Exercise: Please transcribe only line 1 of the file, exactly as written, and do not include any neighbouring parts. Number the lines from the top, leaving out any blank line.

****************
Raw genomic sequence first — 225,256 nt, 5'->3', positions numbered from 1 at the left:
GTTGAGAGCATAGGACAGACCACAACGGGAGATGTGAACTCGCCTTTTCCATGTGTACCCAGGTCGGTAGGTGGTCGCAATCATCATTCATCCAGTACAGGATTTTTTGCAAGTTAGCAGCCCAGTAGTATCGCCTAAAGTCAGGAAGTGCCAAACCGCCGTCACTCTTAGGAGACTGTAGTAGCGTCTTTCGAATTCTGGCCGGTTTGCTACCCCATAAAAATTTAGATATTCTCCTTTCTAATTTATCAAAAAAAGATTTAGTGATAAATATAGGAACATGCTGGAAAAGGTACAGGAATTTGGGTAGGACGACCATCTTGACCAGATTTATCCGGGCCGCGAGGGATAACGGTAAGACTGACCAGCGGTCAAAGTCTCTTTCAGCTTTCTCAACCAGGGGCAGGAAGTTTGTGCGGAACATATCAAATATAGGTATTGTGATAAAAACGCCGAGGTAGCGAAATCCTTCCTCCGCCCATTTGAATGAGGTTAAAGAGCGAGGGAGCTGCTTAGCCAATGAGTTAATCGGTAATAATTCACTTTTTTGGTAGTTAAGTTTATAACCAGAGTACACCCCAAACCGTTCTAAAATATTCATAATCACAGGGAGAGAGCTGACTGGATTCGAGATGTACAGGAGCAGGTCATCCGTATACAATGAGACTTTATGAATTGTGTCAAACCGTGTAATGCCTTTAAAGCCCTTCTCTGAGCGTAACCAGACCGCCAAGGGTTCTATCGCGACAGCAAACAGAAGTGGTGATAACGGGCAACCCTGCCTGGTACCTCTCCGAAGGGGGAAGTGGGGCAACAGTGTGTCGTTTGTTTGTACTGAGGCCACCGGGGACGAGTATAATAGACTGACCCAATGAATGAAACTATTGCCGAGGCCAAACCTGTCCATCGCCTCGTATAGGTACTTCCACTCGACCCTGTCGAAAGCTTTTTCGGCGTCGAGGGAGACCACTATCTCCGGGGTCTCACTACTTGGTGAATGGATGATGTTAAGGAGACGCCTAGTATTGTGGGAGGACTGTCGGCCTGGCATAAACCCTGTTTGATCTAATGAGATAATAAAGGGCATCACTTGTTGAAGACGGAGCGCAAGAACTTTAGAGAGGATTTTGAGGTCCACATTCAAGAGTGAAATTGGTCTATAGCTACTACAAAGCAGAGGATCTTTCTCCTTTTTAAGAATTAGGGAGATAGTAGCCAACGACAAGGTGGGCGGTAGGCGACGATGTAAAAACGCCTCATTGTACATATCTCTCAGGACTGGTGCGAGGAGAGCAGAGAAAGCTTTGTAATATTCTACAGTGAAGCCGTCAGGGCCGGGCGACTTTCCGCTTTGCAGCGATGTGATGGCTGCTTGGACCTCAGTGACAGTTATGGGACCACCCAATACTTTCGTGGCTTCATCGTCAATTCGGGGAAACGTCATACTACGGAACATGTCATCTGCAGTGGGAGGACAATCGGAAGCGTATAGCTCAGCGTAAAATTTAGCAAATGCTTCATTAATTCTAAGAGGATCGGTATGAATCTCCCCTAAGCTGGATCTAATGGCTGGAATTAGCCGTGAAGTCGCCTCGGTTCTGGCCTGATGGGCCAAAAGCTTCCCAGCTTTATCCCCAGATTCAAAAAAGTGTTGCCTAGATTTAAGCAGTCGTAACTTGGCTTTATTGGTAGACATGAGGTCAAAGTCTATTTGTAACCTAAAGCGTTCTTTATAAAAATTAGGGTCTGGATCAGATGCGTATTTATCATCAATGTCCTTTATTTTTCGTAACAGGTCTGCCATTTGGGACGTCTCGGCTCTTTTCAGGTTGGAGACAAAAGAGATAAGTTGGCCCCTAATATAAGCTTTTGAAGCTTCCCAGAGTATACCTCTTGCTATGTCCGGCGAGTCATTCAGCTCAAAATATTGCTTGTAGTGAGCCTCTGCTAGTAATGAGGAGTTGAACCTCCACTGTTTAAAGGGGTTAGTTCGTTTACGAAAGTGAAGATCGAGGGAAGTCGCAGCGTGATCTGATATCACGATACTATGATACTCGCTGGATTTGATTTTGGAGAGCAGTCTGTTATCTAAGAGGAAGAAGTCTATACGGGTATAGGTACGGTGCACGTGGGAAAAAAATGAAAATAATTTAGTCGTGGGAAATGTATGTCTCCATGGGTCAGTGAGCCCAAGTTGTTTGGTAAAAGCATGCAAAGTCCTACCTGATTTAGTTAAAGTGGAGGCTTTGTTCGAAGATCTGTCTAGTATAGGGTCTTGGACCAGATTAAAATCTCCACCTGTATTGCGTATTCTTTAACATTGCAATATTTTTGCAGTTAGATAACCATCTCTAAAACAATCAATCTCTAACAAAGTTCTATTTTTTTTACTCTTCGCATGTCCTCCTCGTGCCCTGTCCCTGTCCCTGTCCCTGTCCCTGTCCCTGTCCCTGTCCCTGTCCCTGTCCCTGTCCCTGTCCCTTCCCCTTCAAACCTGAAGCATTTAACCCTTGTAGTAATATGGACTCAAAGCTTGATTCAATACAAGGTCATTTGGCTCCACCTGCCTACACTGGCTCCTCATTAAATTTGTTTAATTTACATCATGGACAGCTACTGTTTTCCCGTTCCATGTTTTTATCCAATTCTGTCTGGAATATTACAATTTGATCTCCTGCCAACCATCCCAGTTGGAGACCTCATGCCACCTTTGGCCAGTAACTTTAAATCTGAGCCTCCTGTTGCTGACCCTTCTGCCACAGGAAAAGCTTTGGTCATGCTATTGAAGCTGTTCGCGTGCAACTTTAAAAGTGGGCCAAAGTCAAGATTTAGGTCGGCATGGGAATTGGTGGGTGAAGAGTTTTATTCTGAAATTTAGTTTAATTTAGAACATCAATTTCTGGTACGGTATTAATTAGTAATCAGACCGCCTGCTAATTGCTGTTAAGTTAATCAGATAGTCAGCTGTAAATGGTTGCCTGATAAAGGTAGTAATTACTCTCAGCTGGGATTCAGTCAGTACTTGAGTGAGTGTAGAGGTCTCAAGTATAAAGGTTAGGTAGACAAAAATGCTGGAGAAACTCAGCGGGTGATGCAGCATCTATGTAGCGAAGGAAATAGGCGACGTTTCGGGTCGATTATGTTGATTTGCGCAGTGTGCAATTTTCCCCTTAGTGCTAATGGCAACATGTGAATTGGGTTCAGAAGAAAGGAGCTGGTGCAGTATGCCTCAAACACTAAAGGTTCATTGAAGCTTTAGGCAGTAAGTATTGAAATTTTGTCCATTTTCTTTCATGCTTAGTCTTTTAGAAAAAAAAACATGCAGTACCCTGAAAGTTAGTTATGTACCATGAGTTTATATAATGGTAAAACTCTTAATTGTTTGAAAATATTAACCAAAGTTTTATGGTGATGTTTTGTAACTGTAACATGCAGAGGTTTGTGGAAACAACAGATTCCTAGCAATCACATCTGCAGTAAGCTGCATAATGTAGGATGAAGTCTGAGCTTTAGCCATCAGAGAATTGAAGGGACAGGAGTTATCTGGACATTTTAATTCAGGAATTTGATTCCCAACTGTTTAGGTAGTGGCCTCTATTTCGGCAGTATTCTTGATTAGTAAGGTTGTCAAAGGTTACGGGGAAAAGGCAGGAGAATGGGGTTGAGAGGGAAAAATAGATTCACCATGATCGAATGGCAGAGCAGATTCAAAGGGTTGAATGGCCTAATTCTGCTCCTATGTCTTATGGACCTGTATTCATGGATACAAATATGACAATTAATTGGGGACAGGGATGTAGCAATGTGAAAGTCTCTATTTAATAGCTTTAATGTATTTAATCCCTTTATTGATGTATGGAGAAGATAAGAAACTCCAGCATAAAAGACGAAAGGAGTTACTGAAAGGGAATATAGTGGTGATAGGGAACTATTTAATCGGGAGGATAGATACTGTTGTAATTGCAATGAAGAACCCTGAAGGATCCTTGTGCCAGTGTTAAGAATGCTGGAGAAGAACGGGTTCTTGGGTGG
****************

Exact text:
Raw genomic sequence first — 225,256 nt, 5'->3', positions numbered from 1 at the left: